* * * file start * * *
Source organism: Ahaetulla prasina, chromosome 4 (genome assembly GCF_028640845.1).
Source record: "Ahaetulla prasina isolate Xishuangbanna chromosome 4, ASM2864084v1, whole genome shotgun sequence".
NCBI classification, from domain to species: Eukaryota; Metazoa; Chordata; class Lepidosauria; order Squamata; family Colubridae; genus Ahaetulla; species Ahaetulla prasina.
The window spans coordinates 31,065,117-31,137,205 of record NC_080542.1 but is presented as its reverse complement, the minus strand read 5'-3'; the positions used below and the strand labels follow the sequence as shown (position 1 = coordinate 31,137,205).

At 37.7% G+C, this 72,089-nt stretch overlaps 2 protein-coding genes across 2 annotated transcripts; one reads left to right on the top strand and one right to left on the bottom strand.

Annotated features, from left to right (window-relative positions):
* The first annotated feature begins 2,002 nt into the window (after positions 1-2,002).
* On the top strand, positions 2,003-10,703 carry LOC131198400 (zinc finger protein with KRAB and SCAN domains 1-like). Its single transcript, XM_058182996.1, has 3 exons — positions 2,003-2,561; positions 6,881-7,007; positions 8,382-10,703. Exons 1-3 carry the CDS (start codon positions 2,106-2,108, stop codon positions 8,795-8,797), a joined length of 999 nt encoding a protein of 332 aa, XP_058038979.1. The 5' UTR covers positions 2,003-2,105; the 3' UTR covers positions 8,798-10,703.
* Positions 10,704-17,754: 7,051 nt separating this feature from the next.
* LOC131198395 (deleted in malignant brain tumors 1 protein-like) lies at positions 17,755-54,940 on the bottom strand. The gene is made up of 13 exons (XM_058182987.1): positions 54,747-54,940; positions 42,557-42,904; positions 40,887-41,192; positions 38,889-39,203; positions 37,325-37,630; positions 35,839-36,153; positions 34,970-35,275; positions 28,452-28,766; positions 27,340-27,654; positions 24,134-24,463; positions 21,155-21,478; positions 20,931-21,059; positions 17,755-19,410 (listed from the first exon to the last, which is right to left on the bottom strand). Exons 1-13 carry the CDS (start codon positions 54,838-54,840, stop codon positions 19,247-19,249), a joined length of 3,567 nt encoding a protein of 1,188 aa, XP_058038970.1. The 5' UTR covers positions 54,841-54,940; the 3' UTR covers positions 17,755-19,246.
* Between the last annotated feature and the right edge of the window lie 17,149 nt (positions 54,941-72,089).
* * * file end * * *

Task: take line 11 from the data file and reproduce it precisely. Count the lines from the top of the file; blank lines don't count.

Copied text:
* Between the last annotated feature and the right edge of the window lie 17,149 nt (positions 54,941-72,089).